CASINO CONVERSATION: The Racing Commission hears testimony on casino rules, which don't include location, though that was a key topic today. Stephanie Sharp/KARK

The Arkansas Racing Commission, which regulates casino gambling, is holding a public hearing today on rules for expanded casino gambling in the state. Most of the talk is about Pope County. UPDATE: The proposed rules were adopted as written.

Amendment 100 firmed up the legality of existing casinos at Southland and Oaklawn parks and made it clear they may have pure, not merely electronic casino games, and add sports bookmaking too. The amendment also opened the door to casinos in Jefferson and Pope counties.

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Jefferson County is on board with a plan for a Quapaw casino. Lots of people are interested in Pope County, but people in Pope County have, in two votes, indicated they aren’t interested in casinos. A Mississippi group is trying anyway. Next-door neighbors in Johnson County are busy today telling the Racing Commission they’d be happy to take Pope County’s place.

Lawyers differ on the matter, but I think it’s a rocky road to legislative fiddling with this constitutional amendment. Voters approved a casino in Pope County. Can the legislature change it to Johnson County? I don’t think the Racing Commission can, which raises the question of why all the Johnson County people turned up today. Meanwhile, there’s the matter of local politician approval. The Racing Commission seems likely to approve a rule that says approval from local officials must come AFTER a casino application is made. None has been made yet. That would seem to negate the surreptitious approval a Mississippi casino group that lined up letters from lame-duck officials in Pope County who left office at the end of the year.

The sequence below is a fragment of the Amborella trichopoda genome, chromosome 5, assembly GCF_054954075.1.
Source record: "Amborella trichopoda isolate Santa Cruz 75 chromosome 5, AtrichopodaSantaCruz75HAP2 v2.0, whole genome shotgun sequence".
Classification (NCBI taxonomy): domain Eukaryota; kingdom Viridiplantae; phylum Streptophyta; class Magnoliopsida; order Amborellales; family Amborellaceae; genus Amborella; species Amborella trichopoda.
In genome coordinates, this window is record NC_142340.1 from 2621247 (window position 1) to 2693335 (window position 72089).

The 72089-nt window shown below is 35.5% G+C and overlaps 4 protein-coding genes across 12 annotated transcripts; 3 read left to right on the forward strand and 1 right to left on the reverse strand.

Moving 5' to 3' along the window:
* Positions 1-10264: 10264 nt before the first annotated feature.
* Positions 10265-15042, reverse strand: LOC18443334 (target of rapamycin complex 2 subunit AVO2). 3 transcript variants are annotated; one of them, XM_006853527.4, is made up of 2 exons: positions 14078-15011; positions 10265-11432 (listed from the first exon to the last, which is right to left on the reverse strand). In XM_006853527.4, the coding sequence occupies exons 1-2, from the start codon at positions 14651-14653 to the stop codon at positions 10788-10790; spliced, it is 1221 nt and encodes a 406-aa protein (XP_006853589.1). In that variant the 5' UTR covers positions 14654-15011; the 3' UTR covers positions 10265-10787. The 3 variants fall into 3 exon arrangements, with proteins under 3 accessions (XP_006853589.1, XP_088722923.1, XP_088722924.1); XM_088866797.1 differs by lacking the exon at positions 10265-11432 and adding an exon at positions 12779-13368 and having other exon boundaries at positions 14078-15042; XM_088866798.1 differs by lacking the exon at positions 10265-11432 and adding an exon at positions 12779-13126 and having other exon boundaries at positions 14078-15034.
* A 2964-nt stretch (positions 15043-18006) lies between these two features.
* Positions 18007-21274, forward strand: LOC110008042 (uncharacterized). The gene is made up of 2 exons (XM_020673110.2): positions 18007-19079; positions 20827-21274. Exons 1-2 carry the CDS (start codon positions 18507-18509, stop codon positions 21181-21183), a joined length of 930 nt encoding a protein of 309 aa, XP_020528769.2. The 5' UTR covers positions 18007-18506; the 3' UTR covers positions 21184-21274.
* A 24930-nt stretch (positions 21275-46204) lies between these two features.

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I’ll try to keep tabs on where today’s hearing heads.

Reminder: A key legislator says he doesn’t think the legislature can change the casino amendment.

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There is also pitched disagreement whether a constitutional amendment, even an initiated one, can be altered by the legislature. And, even if it can, by a two-thirds vote, it must be to fulfill purpose the amendment. How could putting a casino in Johnson County fulfill the “purpose” of putting one in Pope County? That’s why the lawyers get the big bucks. So Rep. Aaron Pilkington and everyone else can talk all they want about the legislature changing this or that, but it is easier said than done. A lawsuit will be necessary to determine if they can do ANYTHING about this amendment.

UPDATE: The commission ultimately adopted the rules proposals as drafted. That negates the lame-duck official ploy in Pope County and ignores requests for changes in sports betting or delays in adoption. Much talk of legislative action and lawsuits to come.